QWtD - houseofmuses interviews Rori!
lucky7s76 at 7:49AM, Jan. 31, 2009
posts: 229
joined: 10-25-2007
The following interview was conducted by our own houseofmuses in the Community Interview Project!

Username: Rori

Comic(s): Because of Ivan

Your series is titled Because of Ivan: The half-formed thoughts & artless drawings of an unrepentant misery girl. Can you tell us a little more about it?

Well, it began as an assignment for a class I had that was taught by Chicago artist Ivan Brunetti, hence the name. The original assignment was: for a week make an entry every day about something non-fictional/autobiographical. After that initial assignment I came back to it sporadically, mostly when things were quite bad in my life. It’s very cathartic. Then earlier this year, while going through a nasty breakup, I started doing it regularly. It became a habit, and probably the best crutch I’ve had.

So is Because of Ivan an autobiographical journal of sorts?

Most definitely: everything is true, as I say, as best I can. Of course this is my version of the events, and much is edited out for the simple fact that I don’t feel compelled to write about it.

Who or what are your artistic and comic-making influences?

One of my earliest influences was Sam Kieth. His willingness to risk inconsistency and even absurdity to try and portray emotional honesty is something to which I’ll always aspire. I have to mention Scott McCloud, who introduced me to semiotics, because I’ve never been the same! Ivan Brunetti, of course, in a much more direct way. I can definitely say that if it weren’t for him, I probably wouldn’t be doing comics at all right now.

In the non-comics realm, I was quite inspired, in my formative years, by confessional poets like Anne Sexton and Sylvia Plath. I can say that BoI would maybe not even exist, but definitely be quite different, if I hadn’t seen brave ladies do this before.

Of course there are so many more. Add to those things like music and the many sub-groups of history that I’ve integrated so much into my worldview that they’ve become the background radiation in my little artistic universe. I’d love to name them all, but that would be pages and pages!

Because of Ivan has a raw, sometimes stream-of-consciousness, often freestyle sketch layout. Could you share with us your process of putting together a strip?

Well, it’s pretty primitive: Rori feels some emotion, Rori needs to get it out, Rori fires off a strip. I like to keep it like that, since I can be rather methodical in my other comic ventures. I refuse to restart a strip as a rule—once I start drawing, that’s it, if I didn’t plan properly then I’m forced to live with it. I think this has helped me a lot with my planned-out strips, as well.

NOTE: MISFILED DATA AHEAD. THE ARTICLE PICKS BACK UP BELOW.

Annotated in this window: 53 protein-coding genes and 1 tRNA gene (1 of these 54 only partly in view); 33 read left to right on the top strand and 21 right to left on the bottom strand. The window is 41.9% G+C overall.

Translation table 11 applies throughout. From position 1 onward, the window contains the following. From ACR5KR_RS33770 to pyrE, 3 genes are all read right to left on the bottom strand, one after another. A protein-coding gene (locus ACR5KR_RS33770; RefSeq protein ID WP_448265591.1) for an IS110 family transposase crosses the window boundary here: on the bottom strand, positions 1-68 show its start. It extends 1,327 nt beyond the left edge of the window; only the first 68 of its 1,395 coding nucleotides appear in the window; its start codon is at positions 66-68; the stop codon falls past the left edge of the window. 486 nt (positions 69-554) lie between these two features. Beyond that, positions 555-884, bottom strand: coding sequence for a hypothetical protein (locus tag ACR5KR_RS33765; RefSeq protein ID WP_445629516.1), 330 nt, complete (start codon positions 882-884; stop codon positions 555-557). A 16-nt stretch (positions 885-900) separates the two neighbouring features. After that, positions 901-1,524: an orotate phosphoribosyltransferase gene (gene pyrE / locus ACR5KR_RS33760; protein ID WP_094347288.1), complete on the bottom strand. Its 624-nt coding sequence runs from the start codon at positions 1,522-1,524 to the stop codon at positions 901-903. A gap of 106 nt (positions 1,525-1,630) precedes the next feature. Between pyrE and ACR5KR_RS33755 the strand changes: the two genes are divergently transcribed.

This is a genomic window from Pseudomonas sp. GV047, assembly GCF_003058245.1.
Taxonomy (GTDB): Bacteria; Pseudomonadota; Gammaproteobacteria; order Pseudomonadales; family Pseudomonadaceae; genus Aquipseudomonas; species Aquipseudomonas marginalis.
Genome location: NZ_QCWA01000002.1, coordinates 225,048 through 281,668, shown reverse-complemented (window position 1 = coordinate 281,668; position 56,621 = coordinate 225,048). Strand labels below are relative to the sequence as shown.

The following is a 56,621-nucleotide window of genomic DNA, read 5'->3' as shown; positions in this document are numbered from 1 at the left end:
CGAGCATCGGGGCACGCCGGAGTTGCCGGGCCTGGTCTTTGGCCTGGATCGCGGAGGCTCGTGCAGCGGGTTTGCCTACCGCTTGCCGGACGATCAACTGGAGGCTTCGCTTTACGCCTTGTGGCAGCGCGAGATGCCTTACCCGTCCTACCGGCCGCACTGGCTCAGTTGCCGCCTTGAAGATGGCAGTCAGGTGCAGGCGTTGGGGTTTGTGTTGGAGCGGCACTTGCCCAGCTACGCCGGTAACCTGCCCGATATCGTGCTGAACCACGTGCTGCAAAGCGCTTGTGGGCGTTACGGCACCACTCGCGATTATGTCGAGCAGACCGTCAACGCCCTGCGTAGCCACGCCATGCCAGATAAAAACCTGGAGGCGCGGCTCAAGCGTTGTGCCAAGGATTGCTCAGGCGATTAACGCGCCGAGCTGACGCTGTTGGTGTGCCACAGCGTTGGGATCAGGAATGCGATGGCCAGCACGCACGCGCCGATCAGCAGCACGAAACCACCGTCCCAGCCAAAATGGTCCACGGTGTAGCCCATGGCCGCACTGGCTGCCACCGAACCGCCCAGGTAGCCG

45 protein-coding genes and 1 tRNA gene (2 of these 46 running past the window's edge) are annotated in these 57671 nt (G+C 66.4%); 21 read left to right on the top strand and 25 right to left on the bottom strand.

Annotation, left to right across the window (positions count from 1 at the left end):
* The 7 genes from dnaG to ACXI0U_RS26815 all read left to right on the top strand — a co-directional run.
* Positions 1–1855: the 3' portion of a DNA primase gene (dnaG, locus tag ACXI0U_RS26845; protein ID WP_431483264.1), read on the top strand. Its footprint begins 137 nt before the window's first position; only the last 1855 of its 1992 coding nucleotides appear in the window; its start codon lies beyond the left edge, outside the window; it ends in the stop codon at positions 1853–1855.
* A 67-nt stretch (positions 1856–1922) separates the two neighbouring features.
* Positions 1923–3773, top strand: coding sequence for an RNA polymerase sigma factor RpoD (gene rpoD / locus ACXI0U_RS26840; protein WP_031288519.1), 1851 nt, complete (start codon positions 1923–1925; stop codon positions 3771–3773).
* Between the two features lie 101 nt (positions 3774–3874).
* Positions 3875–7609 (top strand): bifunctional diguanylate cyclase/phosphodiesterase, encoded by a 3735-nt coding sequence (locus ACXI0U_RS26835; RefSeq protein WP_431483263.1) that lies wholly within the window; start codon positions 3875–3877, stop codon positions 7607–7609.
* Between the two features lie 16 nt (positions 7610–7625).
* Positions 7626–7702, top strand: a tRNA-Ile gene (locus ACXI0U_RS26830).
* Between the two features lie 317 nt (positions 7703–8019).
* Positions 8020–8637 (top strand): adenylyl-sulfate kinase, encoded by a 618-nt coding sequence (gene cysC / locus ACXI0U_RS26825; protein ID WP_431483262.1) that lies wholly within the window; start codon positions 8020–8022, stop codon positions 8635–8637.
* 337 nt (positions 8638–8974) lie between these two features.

What is the most satisfying part, for you, of creating this series?

Getting all the b.s. out is pretty immediate satisfaction and working in this bare-bones, no-net format has improved my storytelling skills. Beyond that, and this has been more recent, getting messages from people who feel some affinity with the subject matter has been extremely rewarding. On the mirror site, I have a lot of young girls reading it, and one of them decided to give the format a go for herself. I think that’s actually been the most rewarding thing. I’m not shy, I’ll evangelize: doing this helps, and anyone can do it. People think it’s brave, and I guess it isn’t cowardly, but it’s more about admitting to yourself what’s going on, making your life’s experience less ephemeral, whether you show the world or not.

What’s least satisfying?

Hmmm… I think that’s the hardest question, because ultimately I always have some satisfaction from this. I guess sometimes I get down on myself because I’m not doing this regularly enough.

You deal a lot with anger, depression, and learning how to see that life’s too short to be miserable all the time. In what ways do you think your audience relate to the story?

Well, even though this is specifically my story, those themes are pretty universal. I think there’s a lot of shame in this world, and a lot of it is so nonsensical. A girl will, with great delight, post pictures of herself on the internet in various drunken states, yet to admit to feeling worthless or being used, or, hell, even being unapologetically happy, well, that’s beyond the pale. But we all experience it. It’s nothing shameful.

When it comes to your own strips, which of them get the most comments from your readers?

As far as the messages I’ve received, I actually can’t say that anything wins out. It seems that everyone has a different strip or arc that moves them. I kinda like that.

What is special about the strip?

Usually it just speaks to some experience they’ve had.